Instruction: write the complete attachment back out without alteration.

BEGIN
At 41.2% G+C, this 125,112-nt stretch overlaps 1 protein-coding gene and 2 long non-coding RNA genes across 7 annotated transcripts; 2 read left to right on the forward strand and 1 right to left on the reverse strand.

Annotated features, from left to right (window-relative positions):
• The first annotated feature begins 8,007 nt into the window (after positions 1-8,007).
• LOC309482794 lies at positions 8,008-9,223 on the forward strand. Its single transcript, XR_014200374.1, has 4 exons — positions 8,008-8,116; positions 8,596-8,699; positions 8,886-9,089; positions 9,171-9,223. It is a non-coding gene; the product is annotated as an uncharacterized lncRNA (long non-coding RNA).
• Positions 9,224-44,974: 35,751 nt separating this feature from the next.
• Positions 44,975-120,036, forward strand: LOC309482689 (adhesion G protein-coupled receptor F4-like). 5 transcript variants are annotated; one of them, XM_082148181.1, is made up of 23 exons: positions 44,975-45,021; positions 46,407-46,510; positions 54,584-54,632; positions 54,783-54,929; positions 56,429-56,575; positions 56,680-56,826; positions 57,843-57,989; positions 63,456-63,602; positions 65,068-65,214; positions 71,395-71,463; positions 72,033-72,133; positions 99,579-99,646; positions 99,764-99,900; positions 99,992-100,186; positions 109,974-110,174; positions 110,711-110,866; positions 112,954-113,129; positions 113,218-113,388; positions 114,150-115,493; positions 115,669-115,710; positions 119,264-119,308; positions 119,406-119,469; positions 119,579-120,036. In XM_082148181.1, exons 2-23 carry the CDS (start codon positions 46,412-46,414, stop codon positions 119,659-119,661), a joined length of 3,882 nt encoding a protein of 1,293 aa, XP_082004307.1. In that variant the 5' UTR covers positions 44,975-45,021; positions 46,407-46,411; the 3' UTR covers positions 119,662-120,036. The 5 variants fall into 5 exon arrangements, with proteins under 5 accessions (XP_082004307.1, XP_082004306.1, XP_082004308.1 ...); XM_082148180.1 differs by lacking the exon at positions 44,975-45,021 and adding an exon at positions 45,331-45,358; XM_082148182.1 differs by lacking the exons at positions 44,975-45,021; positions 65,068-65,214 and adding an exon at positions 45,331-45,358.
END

At 41.2% G+C, this 125,112-nt stretch overlaps 1 protein-coding gene and 2 long non-coding RNA genes across 7 annotated transcripts; 2 read left to right on the forward strand and 1 right to left on the reverse strand.

Annotated features, from left to right (window-relative positions):
• The first annotated feature begins 8,007 nt into the window (after positions 1-8,007).
• LOC309482794 lies at positions 8,008-9,223 on the forward strand. Its single transcript, XR_014200374.1, has 4 exons — positions 8,008-8,116; positions 8,596-8,699; positions 8,886-9,089; positions 9,171-9,223. It is a non-coding gene; the product is annotated as an uncharacterized lncRNA (long non-coding RNA).
• Positions 9,224-44,974: 35,751 nt separating this feature from the next.
• Positions 44,975-120,036, forward strand: LOC309482689 (adhesion G protein-coupled receptor F4-like). 5 transcript variants are annotated; one of them, XM_082148181.1, is made up of 23 exons: positions 44,975-45,021; positions 46,407-46,510; positions 54,584-54,632; positions 54,783-54,929; positions 56,429-56,575; positions 56,680-56,826; positions 57,843-57,989; positions 63,456-63,602; positions 65,068-65,214; positions 71,395-71,463; positions 72,033-72,133; positions 99,579-99,646; positions 99,764-99,900; positions 99,992-100,186; positions 109,974-110,174; positions 110,711-110,866; positions 112,954-113,129; positions 113,218-113,388; positions 114,150-115,493; positions 115,669-115,710; positions 119,264-119,308; positions 119,406-119,469; positions 119,579-120,036. In XM_082148181.1, exons 2-23 carry the CDS (start codon positions 46,412-46,414, stop codon positions 119,659-119,661), a joined length of 3,882 nt encoding a protein of 1,293 aa, XP_082004307.1. In that variant the 5' UTR covers positions 44,975-45,021; positions 46,407-46,411; the 3' UTR covers positions 119,662-120,036. The 5 variants fall into 5 exon arrangements, with proteins under 5 accessions (XP_082004307.1, XP_082004306.1, XP_082004308.1 ...); XM_082148180.1 differs by lacking the exon at positions 44,975-45,021 and adding an exon at positions 45,331-45,358; XM_082148182.1 differs by lacking the exons at positions 44,975-45,021; positions 65,068-65,214 and adding an exon at positions 45,331-45,358.